Author Archives: bizcombuzz

Learning to Distinguish Between Who, That, or Which

Instructors: Answer key is downloadable at the end of this post.

Careful writers and speakers distinguish among the relative pronouns who, that, and which.

WHO is used to refer to persons. It may introduce essential or nonessential clauses.

ExampleAnyone who can build social media followers is in demand. (The relative clause who can build social media followers is essential. Without this clause, the sentence says that anyone is in demand. However, only one who can build social media followers is in demand.)                         

ExampleKevin Lee, who is excellent at building social media followers, made our brand grow 25 percent over six months. (The relative clause who is excellent at building social media followers is nonessential. It describes but does not limit the main clause. The main clause can stand alone without the added information. Hint: When individuals are named, information added in whoclauses is almost always nonessential. Notice that commas set off nonessential clauses.)

THAT refers to animals or things and should be used to introduce essential clauses.

ExampleThe Instagram account that Kevin created attracted many followers. (The relative clause that Kevin created is essential. What web site attracted many visitors? Only the Instagram account that Kevin created attracted the visitors. Don’t use the relative pronoun whichto introduce essential clauses.)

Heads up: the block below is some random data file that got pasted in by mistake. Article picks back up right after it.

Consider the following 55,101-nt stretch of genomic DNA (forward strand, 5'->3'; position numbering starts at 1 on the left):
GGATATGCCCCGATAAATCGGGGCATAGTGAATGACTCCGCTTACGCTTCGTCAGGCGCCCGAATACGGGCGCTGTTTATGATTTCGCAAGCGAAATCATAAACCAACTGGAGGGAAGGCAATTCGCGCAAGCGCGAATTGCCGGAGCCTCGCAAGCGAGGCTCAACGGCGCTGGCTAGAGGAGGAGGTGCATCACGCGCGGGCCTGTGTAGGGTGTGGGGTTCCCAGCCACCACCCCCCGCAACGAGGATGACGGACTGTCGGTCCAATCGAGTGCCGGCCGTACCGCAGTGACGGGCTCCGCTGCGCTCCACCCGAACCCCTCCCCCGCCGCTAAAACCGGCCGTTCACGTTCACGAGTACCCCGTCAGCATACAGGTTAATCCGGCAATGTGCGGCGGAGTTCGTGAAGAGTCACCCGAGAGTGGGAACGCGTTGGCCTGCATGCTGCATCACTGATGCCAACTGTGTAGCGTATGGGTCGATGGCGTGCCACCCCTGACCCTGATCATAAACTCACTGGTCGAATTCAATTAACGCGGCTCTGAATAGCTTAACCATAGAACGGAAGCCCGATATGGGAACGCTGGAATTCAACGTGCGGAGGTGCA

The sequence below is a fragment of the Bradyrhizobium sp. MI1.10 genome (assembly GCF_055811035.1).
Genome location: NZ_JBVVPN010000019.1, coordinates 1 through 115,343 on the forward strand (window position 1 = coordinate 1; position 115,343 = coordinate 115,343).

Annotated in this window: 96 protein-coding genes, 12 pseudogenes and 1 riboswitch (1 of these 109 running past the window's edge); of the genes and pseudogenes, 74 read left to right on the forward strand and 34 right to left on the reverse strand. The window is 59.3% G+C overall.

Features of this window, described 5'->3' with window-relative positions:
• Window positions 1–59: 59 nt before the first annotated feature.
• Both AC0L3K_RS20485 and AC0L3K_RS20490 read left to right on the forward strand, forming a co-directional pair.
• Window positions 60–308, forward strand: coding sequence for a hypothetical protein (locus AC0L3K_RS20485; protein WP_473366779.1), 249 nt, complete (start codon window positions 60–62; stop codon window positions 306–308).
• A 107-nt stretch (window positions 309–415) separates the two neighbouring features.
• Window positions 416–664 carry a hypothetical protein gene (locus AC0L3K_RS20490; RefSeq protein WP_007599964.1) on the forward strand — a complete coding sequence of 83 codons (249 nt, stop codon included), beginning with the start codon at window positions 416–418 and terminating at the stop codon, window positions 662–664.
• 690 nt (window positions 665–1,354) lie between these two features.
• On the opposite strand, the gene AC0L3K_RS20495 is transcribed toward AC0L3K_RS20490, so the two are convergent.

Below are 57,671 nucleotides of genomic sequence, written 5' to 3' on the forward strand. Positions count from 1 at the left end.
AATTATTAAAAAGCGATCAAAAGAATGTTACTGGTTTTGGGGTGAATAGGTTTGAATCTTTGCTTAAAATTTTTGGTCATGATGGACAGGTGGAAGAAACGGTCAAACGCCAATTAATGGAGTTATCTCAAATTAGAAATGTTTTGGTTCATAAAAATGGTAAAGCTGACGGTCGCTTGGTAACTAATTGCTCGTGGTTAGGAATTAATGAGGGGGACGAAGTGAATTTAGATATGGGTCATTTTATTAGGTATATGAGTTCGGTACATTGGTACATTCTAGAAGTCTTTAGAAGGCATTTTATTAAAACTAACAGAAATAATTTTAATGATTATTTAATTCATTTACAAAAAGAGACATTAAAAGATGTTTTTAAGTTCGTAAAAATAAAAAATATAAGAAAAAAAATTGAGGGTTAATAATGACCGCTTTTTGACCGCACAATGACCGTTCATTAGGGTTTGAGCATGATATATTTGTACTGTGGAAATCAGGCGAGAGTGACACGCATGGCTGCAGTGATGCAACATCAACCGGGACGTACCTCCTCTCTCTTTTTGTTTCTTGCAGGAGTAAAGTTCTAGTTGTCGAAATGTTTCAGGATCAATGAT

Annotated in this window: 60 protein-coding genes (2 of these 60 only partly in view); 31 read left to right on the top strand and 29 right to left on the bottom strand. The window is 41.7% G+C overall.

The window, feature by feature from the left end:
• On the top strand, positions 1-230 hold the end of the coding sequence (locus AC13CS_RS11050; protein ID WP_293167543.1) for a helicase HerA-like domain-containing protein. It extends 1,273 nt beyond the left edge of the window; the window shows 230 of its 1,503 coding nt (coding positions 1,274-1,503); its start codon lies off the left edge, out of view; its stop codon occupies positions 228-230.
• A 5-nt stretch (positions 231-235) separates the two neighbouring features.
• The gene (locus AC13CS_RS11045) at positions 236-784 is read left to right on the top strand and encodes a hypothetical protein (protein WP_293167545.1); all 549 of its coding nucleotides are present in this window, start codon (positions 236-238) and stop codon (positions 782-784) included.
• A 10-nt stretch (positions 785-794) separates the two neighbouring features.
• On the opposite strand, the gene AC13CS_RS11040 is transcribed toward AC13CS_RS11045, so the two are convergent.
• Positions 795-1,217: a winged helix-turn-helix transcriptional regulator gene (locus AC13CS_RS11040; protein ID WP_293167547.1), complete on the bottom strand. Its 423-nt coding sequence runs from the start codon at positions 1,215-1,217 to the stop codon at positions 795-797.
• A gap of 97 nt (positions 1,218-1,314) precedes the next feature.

WHICH refers to animals or things and introduces a nonessential clause.

Example The Instagram account, which was totally redesigned by Kevin Lee, has helped our brand grow. (The relative pronoun clause is intended to be nonessential. Because it merely adds extra information, it is set off by commas.

The tricky part is deciding whether a clause is nonessential. Nonessential clauses contain information that the reader does not need to know; the main clause is understandable without this extra information. In some cases, only the writer knows whether the clause is intended to be essential or nonessential. If a clause is intended to be nonessential, it should be set off from the rest of the sentence by commas.

In the following sentences, revise any incorrect relative pronouns and punctuation. Mark Cif the sentence is correct.                                                                                   

  1. On Instagram it’s more important to have 1,000 followers that actively participate than 10,000 fans that were purchased.
  2. Our customer account teams, that were recently developed to meet our changing business needs, will analyze your business operations from every angle.
  3. Any site who has free delivery will appeal to potential customers.
  4. Anyone that has recently purchased a smartphone knows how quickly they become obsolete.
  5. Managers are looking for people that have good vocabularies, grammar, and manners.
  6. The new rules which will become effective July 1 are intended to increase worker safety.
  7. Jeffrey has a dog who likes to eat cold pizza.